Fortunately legislators have begun to sit up and taken notice. Legislators in Illinois and Maryland are already hard at work drafting laws which would make the practice illegal, but not everyone is so quick to judge. Employers, for one, believe they have the right to know everything about their prospective employee before committing to hiring, training and paying them. The best way for them to do that, they claim, is to gain full and unfettered access to their lives, both online and off.

It is one thing to expect your employees to conduct themselves properly when they are employed by you, and it is ok to expect they have been conducting themselves well prior to being employed by you, but to expect them to surrender the keys to their house so you can have a look around is preposterous.

Fortunately, I am not the only person who thinks so:

“It’s akin to requiring someone’s house keys,” said Orin Kerr, a George Washington University law professor and former federal prosecutor who calls it “an egregious privacy violation.”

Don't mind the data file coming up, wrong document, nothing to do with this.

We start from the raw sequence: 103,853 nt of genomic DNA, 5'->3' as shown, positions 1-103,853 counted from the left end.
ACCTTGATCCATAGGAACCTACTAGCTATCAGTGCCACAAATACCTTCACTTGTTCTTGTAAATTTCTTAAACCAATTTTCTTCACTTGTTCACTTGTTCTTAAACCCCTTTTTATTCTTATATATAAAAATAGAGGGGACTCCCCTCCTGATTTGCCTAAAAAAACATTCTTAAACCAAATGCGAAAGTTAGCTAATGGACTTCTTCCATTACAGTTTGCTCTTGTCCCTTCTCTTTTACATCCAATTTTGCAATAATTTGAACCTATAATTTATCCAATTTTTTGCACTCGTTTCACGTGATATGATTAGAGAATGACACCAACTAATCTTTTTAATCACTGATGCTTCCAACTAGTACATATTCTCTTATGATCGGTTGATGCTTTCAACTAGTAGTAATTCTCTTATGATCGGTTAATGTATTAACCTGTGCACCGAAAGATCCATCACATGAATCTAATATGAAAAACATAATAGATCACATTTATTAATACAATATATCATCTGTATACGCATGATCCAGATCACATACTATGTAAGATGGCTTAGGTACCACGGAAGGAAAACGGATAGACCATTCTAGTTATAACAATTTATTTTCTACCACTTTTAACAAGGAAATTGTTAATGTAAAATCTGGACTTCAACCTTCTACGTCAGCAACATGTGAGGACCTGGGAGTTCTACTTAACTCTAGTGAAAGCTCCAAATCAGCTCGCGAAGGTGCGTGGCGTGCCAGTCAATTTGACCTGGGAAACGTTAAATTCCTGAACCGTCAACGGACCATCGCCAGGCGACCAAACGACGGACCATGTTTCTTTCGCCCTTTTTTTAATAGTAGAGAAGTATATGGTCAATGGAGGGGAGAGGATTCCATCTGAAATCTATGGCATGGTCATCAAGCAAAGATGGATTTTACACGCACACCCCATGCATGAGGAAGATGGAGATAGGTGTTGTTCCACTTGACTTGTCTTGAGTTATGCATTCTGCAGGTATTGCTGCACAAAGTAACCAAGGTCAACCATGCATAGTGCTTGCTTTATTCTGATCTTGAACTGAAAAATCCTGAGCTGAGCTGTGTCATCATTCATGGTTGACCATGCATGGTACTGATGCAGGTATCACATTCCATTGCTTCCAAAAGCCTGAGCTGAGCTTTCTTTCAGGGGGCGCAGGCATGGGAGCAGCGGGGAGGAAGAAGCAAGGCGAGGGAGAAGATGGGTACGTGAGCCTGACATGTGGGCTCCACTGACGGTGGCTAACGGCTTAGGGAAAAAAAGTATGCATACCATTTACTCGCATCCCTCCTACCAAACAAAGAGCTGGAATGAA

Questions have been raised about the legality of the practice, which is also the focus of proposed legislation in Illinois and Maryland that would forbid public agencies from asking for access to social networks.
Since the rise of social networking, it has become common for managers to review publically available Facebook profiles, Twitter accounts and other sites to learn more about job candidates. But many users, especially on Facebook, have their profiles set to private, making them available only to selected people or certain networks.

Click here to read more about this issue.

lori r taylor, revmediamarketing, social media, social media marketing, branding, product branding, networking, oneclicksociety

Google Opens Its Umbrella

In another step toward complete information integration for its users, Google today announced it will merge all its user data into one handy file.

This provoked a firestorm of questions and controversy as privacy advocates tried to figure out exactly what was being merged, and users tried to figure out what it meant for them.